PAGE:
5 Major Ports in Montenegro

The shores of Montenegro with the Adriatic Sea in its bay make it a natural delight. The land borders of Montenegro include the countries of Serbia, Bosnia and Herzegovina, Croatia, and Albania as their neighbours.

Across the Adriatic, it is the mesmerizing beauty of Italy that rounds off this beautiful corridor. A big part of the shipping trade for this area lies within the crucial ports of Montenegro.

The country’s significant coastal presence, over 289 km of coastline, imparts a sea-friendly nature. Additionally, 30% of the tourism revenue comes from the earnings through these coastal areas. 95% of tourists flocking Montenegro visit its coastal parts for tourism and adventure experience. Montenegro’s natural land and sea reserves are also important factors for its shipping abilities.

Merchant goods and shipping form a significant part of Montenegro’s global value. The direct access to the Adriatic Sea through the Mediterranean Sea allows many ships to reach their shores. The major ports of Montenegro take sea trading over an annual average of 2650 million USD.

Agriculture, Fuel resources, and minerals share 56% of the country’s shipping trade. The five major ports in Montenegro under discussion handle 85% of the country’s shipping traffic. These ports contribute to most of the large-scale shipbuilding activities in Montenegro and across the region.

We will oversee the significant shipping opportunities, handling facilities, and development across these ports. Special focus will throw light on their geography, latest developments, identification, and global connectivity.

Major Ports in Montenegro

Port of Bar
Source: Canva

Port of Bar (Bar City, Montenegro)

The port of Bar comes across as the most extensive cargo handling port facility within Montenegro. The facility is in existence since the year 1906 and runs under the authority of Global Liman Isletmeleri.

Bar city is not only the most significant city but also a major tourist attraction in Montenegro. In addition, the rich natural sea belt and dense resources play a significant role in the import and export balance.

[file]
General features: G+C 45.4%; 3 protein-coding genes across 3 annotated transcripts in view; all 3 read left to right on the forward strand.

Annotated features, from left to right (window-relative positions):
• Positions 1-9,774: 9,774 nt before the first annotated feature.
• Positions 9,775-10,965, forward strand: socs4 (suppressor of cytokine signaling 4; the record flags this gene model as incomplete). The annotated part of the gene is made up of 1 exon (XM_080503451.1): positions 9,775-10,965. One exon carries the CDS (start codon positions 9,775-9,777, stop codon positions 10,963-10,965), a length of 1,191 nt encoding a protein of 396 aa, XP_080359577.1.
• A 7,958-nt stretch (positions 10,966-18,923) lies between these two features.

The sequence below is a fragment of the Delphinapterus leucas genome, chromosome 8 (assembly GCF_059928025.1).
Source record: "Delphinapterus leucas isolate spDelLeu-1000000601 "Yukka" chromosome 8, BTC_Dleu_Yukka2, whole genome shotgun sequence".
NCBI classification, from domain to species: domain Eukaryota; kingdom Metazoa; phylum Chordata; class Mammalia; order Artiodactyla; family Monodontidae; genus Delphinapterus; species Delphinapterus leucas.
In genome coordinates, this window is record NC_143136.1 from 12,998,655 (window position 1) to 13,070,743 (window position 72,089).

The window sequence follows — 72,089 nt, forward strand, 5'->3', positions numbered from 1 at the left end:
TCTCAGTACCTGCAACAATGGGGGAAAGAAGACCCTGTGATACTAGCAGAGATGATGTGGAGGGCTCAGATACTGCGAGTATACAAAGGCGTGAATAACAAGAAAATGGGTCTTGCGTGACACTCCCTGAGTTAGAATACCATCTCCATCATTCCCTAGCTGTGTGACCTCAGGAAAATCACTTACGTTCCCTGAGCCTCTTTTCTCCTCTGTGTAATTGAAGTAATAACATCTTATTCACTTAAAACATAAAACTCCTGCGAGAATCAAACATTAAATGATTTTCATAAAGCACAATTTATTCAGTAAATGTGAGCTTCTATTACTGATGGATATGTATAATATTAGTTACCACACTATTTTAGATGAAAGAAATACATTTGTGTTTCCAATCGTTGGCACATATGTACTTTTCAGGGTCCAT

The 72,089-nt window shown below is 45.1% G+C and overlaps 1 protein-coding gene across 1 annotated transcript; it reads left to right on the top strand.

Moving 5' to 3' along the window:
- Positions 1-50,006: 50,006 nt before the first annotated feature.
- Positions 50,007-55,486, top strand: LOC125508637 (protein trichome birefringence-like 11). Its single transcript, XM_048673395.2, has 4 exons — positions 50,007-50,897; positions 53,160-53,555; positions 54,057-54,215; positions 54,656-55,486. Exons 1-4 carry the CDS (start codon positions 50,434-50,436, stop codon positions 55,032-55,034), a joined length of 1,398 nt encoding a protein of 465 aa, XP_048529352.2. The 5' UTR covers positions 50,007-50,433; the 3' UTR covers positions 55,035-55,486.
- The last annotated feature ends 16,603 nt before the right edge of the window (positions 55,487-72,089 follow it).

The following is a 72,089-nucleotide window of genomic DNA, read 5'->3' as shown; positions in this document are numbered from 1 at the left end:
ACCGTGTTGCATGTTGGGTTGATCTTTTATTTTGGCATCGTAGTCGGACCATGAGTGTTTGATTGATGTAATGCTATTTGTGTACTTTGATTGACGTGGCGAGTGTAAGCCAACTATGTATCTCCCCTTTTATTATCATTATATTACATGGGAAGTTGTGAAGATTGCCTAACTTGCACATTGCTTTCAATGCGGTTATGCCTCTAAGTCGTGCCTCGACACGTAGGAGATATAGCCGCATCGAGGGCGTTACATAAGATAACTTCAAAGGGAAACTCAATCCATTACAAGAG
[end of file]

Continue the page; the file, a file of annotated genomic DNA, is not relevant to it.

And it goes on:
Efficient handling services for Timber, Bulk Ore, Liquid Cargo, Grains, and Consumer Goods cargo are available in the region. This presence of multiple resources makes Bar the most diverse of the major ports in Montenegro.

Operations

There are two berths available within the port with a quay length of 290m and 200m. On average, these berths handle over 179 vessel arrivals since 2012. Moreover, efficient crane facilities are available in the highest bracket of 50-99 meters for container handling systems. The highest draught limit for this port is 12.5 m. It comes along with the ability to handle vessels up to 260 m long. Meanwhile, cruise ships up to 300m in length can also accommodate here.

Network and Opportunities

Bar port has an automated arrival system within their terminal, occupying a 1,000 sq. m area. The project accommodates up to 80 large-size buses at a given time. The local authorities comply with a strict guideline for 0-emissions owing to the diverse tourism landscape. The port services and transportation together provide employment opportunities to over 500 locals. With more than 270 sunny days, the port of Bar has cargo operations for the majority of the year.

Port of Tivat
Source: Canva

Port of TIVAT (Porto Montenegro)